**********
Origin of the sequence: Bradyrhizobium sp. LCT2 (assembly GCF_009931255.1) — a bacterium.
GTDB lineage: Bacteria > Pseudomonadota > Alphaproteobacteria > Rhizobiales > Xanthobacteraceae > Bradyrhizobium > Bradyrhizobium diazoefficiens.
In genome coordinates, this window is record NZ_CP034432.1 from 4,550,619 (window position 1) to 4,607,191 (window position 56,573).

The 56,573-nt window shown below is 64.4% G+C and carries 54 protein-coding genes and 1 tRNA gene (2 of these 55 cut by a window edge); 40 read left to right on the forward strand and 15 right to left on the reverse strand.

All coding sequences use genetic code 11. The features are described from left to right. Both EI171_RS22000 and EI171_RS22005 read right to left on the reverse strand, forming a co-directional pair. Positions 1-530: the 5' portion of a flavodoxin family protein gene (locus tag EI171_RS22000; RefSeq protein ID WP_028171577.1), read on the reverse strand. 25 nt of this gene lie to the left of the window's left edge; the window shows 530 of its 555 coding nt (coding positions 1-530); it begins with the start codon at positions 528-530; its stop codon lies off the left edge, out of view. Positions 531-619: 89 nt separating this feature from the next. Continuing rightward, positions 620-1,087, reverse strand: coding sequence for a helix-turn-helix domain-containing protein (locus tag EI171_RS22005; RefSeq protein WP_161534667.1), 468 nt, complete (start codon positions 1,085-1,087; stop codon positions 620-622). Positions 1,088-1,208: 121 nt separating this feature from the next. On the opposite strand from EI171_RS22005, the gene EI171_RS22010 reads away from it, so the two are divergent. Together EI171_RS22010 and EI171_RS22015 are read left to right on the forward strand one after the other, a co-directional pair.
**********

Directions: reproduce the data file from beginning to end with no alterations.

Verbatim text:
Origin of the sequence: Bradyrhizobium sp. LCT2 (assembly GCF_009931255.1) — a bacterium.
GTDB lineage: Bacteria > Pseudomonadota > Alphaproteobacteria > Rhizobiales > Xanthobacteraceae > Bradyrhizobium > Bradyrhizobium diazoefficiens.
In genome coordinates, this window is record NZ_CP034432.1 from 4,550,619 (window position 1) to 4,607,191 (window position 56,573).

The 56,573-nt window shown below is 64.4% G+C and carries 54 protein-coding genes and 1 tRNA gene (2 of these 55 cut by a window edge); 40 read left to right on the forward strand and 15 right to left on the reverse strand.

All coding sequences use genetic code 11. The features are described from left to right. Both EI171_RS22000 and EI171_RS22005 read right to left on the reverse strand, forming a co-directional pair. Positions 1-530: the 5' portion of a flavodoxin family protein gene (locus tag EI171_RS22000; RefSeq protein ID WP_028171577.1), read on the reverse strand. 25 nt of this gene lie to the left of the window's left edge; the window shows 530 of its 555 coding nt (coding positions 1-530); it begins with the start codon at positions 528-530; its stop codon lies off the left edge, out of view. Positions 531-619: 89 nt separating this feature from the next. Continuing rightward, positions 620-1,087, reverse strand: coding sequence for a helix-turn-helix domain-containing protein (locus tag EI171_RS22005; RefSeq protein WP_161534667.1), 468 nt, complete (start codon positions 1,085-1,087; stop codon positions 620-622). Positions 1,088-1,208: 121 nt separating this feature from the next. On the opposite strand from EI171_RS22005, the gene EI171_RS22010 reads away from it, so the two are divergent. Together EI171_RS22010 and EI171_RS22015 are read left to right on the forward strand one after the other, a co-directional pair.